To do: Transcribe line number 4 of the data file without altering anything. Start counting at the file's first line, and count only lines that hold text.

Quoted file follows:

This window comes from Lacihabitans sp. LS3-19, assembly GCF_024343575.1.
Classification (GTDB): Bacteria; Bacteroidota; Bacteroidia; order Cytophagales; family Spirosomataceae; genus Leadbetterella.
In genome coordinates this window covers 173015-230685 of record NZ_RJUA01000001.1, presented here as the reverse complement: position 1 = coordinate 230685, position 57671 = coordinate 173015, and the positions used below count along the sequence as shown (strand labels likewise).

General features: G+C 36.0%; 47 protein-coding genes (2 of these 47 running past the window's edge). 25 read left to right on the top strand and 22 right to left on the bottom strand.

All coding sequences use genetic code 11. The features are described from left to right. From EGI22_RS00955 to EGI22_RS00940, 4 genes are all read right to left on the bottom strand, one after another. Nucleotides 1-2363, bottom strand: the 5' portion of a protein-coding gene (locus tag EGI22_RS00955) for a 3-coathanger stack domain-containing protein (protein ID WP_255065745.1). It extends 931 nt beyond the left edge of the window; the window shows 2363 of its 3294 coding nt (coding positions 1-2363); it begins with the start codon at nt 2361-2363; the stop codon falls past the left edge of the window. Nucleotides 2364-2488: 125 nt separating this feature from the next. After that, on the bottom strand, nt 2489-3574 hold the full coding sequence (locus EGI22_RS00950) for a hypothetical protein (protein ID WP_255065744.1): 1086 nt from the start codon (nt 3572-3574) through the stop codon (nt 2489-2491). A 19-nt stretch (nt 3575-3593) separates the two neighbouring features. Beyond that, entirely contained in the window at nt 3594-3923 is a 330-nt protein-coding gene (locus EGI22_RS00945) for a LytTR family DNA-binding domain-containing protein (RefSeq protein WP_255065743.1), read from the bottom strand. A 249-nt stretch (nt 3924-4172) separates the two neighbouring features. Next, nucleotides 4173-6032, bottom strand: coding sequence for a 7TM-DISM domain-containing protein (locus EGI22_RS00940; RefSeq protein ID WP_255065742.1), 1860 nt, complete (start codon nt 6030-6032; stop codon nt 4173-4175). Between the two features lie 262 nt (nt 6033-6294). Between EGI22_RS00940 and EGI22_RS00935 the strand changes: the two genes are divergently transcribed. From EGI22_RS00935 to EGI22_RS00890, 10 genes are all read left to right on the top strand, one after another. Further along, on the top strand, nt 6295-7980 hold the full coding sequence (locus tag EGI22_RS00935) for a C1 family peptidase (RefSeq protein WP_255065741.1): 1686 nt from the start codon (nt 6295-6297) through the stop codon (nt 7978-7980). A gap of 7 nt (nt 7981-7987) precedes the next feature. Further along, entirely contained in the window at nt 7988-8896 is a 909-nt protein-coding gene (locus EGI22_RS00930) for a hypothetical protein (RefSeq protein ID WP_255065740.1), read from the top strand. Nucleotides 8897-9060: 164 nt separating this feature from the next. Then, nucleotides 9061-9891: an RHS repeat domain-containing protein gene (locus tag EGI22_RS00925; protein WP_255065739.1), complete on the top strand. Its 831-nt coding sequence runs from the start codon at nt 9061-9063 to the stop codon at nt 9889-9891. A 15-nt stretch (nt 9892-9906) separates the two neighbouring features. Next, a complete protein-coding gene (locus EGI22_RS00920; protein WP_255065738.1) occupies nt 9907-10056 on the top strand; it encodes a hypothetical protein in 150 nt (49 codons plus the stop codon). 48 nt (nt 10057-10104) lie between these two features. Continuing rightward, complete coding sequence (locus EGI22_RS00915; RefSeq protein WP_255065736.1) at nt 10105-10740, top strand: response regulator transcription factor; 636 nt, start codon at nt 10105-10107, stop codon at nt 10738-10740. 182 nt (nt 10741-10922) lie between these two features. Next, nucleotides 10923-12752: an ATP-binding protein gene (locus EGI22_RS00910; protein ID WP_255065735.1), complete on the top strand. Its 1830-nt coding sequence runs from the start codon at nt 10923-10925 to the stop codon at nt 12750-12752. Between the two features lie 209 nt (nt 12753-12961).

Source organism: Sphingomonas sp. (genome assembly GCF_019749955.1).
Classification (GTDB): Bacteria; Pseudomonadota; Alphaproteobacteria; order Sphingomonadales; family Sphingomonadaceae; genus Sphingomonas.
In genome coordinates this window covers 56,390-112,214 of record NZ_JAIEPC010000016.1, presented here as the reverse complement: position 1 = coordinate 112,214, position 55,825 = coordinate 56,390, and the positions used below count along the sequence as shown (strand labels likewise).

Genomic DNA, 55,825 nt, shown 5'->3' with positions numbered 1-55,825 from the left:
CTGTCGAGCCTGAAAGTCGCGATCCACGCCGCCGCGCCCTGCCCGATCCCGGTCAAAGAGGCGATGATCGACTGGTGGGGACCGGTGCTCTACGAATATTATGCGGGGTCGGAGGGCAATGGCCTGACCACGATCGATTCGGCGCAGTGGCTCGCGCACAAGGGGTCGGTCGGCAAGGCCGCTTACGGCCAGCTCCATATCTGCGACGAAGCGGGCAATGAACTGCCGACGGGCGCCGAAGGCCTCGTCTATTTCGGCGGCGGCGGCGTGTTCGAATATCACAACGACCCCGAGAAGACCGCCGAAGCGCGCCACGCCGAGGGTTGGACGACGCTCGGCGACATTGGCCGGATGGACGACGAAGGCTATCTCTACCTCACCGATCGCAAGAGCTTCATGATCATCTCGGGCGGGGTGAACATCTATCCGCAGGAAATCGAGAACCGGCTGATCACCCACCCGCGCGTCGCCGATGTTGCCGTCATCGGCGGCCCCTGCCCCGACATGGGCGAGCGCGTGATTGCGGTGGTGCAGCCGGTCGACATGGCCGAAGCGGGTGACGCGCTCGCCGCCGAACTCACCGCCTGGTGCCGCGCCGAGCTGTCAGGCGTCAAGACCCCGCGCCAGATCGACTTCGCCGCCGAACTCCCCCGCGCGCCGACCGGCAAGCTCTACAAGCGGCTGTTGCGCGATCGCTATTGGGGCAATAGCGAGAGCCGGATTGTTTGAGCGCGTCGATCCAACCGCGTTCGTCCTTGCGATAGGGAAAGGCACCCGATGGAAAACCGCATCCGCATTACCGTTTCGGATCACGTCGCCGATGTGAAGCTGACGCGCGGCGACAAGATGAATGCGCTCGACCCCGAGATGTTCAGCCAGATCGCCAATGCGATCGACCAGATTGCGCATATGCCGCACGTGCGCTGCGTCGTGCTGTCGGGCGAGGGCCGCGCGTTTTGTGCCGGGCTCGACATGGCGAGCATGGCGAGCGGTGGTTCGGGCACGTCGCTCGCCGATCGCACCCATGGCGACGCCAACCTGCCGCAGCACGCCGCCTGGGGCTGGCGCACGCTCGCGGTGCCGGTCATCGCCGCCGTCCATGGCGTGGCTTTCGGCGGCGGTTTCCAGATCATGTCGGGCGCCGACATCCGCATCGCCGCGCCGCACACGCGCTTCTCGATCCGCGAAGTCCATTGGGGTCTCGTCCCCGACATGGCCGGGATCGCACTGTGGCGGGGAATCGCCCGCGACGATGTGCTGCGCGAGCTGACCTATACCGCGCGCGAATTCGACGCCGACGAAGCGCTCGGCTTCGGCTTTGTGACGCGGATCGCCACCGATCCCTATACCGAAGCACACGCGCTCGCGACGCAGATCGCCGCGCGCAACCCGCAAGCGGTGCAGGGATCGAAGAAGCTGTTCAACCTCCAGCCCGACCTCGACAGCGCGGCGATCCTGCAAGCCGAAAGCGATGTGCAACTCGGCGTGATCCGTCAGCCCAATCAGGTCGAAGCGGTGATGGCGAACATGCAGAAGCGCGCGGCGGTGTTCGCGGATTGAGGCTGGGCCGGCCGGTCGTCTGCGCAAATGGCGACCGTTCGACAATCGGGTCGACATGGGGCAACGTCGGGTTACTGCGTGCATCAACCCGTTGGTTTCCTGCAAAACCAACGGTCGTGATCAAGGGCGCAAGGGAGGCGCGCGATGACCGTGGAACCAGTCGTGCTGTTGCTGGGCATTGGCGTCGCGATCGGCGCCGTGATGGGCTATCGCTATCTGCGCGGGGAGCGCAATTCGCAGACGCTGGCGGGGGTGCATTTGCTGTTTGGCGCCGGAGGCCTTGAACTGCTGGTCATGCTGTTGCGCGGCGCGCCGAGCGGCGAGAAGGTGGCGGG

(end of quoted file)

General features: G+C 36.0%; 47 protein-coding genes (2 of these 47 running past the window's edge). 25 read left to right on the top strand and 22 right to left on the bottom strand.